H. economicus versus H. culturalis
The big picture framing the book is the rivalry between two models of human behaviour: homo economicus (chooses actions to maximize own payoff, rationally updates beliefs, never forgets leg day) versus homo culturalis (follows internalized rules, learns cooperation and foresight, favourite food is nixtamalized corn). Embarrassingly, I am still searching for the right historical test case to play off these two theories.
An obvious place to look is religion. For thousands of years religion was central to people’s lives. There are economic theories of religion, in which churches act like rent-seeking firms, but these seem better at explaining the behaviour of religious professionals than the devotion of the multitude. I would love to gather all the evidence for homo culturalis in one place and clarify the issues involved. It’s not trivial. Homo economicus can behave like homo culturalis, given the right preferences — but doesn’t that make the theory so broad as to be vacuous? And homo culturalis, who learns from people around him, often ends up behaving optimally, rather like homo economicus. So when are the real differences visible?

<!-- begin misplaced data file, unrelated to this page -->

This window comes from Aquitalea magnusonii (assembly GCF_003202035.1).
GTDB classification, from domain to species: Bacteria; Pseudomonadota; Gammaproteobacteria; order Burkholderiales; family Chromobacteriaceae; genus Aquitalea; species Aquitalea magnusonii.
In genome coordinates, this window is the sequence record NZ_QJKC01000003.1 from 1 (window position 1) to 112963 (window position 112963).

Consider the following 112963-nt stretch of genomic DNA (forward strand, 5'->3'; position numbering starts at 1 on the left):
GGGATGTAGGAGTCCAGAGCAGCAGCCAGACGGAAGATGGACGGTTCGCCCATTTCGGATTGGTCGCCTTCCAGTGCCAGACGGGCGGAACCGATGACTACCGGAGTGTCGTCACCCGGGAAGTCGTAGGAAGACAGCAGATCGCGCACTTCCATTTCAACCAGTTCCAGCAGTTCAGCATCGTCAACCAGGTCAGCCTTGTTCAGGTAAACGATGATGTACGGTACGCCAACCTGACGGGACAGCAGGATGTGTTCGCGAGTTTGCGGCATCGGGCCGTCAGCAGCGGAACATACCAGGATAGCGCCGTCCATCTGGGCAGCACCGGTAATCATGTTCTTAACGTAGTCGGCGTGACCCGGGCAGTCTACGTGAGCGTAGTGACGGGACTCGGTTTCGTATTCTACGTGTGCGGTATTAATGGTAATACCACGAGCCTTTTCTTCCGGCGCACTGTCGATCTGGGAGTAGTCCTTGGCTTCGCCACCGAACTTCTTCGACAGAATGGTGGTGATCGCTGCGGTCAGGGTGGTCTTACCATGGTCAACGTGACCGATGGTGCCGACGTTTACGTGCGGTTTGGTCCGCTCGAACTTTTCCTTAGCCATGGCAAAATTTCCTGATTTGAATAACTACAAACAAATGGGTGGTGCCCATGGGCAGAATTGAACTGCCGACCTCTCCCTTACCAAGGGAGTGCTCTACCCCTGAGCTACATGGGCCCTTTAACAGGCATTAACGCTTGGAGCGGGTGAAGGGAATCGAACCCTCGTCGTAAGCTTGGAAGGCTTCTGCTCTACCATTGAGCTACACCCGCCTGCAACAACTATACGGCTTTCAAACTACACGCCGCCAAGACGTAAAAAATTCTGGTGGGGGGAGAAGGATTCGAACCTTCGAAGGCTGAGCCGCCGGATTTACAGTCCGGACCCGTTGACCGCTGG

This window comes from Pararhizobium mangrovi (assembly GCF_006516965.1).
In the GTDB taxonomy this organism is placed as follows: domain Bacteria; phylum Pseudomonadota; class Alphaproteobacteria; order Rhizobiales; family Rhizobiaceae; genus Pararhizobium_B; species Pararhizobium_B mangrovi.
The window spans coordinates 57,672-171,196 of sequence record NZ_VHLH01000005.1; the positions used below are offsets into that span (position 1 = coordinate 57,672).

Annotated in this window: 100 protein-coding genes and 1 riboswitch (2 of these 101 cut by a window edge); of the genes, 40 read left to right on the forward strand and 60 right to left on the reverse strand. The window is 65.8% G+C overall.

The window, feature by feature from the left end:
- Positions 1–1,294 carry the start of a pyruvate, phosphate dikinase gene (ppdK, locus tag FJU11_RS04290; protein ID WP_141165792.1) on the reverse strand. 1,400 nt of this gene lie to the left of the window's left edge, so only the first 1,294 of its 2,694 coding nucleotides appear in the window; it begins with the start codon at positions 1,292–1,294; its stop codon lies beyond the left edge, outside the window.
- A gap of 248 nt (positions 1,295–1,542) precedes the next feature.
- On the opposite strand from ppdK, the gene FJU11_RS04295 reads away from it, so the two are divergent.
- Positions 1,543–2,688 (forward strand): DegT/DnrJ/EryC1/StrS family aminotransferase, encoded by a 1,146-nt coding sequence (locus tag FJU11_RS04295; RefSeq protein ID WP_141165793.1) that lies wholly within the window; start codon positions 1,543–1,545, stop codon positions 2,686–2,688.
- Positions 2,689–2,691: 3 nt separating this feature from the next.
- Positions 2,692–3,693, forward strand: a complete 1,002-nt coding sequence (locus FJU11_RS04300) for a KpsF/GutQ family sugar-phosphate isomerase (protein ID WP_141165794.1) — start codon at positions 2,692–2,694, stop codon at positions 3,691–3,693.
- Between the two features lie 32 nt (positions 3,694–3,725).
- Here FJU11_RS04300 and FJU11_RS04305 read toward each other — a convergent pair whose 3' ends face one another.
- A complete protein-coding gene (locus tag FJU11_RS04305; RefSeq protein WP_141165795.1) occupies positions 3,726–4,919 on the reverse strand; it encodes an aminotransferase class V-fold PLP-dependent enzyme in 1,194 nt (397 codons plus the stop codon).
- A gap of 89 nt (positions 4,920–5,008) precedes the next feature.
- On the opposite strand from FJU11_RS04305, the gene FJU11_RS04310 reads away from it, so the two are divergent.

My biggest area of uncertainty is about the future. The book argues that we are in a time like the 16th century, of normative conflicts between different subcultures, fought using new communications technology. I make the case that some subcultures will “win” and spread. But I wish I knew which. Will traditional religions revive, as they have before? Or will there be something truly new and modern? (Everyone thinks Effective Altruism is a cult, so maybe they should just ride with that and take over the world?) Or, thinking globally, might Chinese socialism still gain hearts and minds in Asia?
This question isn’t just for sociologists. Is and ought are intrinsically linked here. If you think that modern Western countries are failing at the cultural level, then how to fix that is a practical question. Which lifeboat should we jump into? This question is so deep, complex and urgent that to answer it, I may have to write another book!